Posted February 18, 2015 by Maidenfine in God, Writing

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Thrifty Gift Exchange (Link Up)   Leave a comment

A couple years ago, in my first or second year as an ML for NaNoWriMo, I participated in an online secret santa among the MLs. I never received a gift, and for a long time, I was worried that my gift didn’t make it to the intended recipient. UPS said they’d left it on the front porch, but it just so happened to be a year with big snows. I was worried it may have disappeared in a snowdrift. Months later, I received a thank you card, along with a beautiful bookmark and was greatly relieved. However, it left me with a little bit of a bad taste for online gift exchanges.

I’ve seen mention of several blogger gift exchanges and thought they sounded cool, but there was always that experience of the previous exchange looming. Plus, some of them I’d only read about after the fact. And really, it’s not an issue of “If I get a gift, I better get one back.” It’s more of a, “I don’t know if I can really spare the money for a gift, so it’s a sacrifice and maybe I’ll get ignored in return.” Most of my issue with the ML Secret Santa thing was that, because of all the snow, I was worried that they really had sent me something and it got buried in a snowdrift. And then there’s also the fact that I hate when someone commits to do something and then doesn’t follow through.

But I decided to be brave. When I saw mention of a Thrifty Gift Exchange ($10 or less), and it was actually early enough to sign up, I decided to give it a go. The $10 or less thing made me feel better about buying a stranger a gift, and honestly, I’ve been meaning to interact more with other bloggers. Blogging is supposed to be about community, right? So I signed up. And while I don’t regret it, I definitely learned some things.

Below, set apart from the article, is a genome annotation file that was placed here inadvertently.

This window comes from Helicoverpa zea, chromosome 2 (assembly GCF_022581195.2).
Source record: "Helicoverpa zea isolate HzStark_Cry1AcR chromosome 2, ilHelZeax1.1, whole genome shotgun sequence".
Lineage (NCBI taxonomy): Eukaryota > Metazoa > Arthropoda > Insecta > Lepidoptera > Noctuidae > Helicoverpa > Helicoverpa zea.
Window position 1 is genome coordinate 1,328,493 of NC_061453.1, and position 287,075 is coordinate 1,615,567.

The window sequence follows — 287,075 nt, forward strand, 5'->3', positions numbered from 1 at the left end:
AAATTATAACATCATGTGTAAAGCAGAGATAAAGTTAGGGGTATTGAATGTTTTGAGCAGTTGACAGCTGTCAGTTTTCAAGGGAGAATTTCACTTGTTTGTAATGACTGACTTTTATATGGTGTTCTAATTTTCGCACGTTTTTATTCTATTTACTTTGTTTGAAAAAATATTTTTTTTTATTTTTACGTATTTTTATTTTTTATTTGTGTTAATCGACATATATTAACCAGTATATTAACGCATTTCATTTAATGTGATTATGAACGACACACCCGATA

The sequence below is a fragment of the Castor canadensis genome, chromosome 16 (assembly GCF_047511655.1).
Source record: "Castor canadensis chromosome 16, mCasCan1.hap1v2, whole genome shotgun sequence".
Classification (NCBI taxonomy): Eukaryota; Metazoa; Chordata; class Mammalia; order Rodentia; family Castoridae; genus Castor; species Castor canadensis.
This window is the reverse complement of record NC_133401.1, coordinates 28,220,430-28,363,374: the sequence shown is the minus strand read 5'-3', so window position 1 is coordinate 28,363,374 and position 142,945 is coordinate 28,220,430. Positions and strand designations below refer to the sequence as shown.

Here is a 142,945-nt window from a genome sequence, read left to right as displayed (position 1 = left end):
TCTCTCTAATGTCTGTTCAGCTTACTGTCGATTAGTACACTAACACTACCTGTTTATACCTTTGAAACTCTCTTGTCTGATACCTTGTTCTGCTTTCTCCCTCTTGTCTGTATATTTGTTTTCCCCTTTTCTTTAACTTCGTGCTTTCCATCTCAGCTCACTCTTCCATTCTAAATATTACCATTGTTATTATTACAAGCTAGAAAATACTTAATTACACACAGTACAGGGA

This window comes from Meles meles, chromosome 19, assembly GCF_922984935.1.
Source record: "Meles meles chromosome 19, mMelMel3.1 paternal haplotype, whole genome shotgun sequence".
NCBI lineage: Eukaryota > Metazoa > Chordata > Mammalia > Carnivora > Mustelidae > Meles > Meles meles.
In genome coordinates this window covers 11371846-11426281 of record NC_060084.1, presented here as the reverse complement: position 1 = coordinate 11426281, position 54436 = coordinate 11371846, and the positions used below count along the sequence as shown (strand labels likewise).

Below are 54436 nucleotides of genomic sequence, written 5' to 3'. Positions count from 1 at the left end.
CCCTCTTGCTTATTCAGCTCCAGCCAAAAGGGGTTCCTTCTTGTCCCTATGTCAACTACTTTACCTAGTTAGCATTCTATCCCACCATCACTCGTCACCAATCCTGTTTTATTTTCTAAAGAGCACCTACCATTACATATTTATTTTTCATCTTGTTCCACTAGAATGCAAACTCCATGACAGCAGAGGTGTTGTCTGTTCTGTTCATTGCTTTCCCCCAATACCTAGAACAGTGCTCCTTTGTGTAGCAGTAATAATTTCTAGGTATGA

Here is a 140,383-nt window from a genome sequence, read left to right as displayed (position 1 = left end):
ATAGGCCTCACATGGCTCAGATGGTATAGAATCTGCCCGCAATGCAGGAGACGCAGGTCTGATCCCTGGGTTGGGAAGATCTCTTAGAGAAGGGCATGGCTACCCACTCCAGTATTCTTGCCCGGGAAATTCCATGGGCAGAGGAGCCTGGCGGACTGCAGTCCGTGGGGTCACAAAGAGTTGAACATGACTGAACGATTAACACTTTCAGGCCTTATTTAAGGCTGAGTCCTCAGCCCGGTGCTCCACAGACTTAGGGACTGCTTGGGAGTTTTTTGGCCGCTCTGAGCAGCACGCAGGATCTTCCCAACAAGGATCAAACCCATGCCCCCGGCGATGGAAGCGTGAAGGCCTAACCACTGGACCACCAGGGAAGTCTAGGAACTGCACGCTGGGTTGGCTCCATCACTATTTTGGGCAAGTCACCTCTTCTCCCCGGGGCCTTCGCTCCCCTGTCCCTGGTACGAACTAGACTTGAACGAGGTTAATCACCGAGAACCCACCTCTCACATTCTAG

1) If it doesn’t go in my phone, I don’t remember it. I could have been way ahead of the game on this one, but instead, I was only a few days from the mailing deadline when I realized I’d forgotten all about it and emailed my partner to get her info and look at her blog. I really should have determined before I even got her info when and where I was going to shop for her.

2) Thrift stores in this town suck. I went to three. And I ended up buying my thrifty gift from the clearance section at a regular store because there was just nothing good at any of them. The first had jewelry and accessories. A lot of them actually. But none of them was even close to what I was looking for. So no-go. The second told me I couldn’t carry my backpack in their store. But as worried as they apparently were about being stolen from, I wasn’t about to leave my backpack (with my few expensive belongings) out in my car to be stolen. Plus, from the few minutes I was in their store, their jewelry and accessory pickings were slim. The third one, didn’t have any jewelry at all. So yeah. If I’m going to be shopping thrift stores for an exchange in the future, I’d better get clothing and shoe sizes. Otherwise, it’s not happening.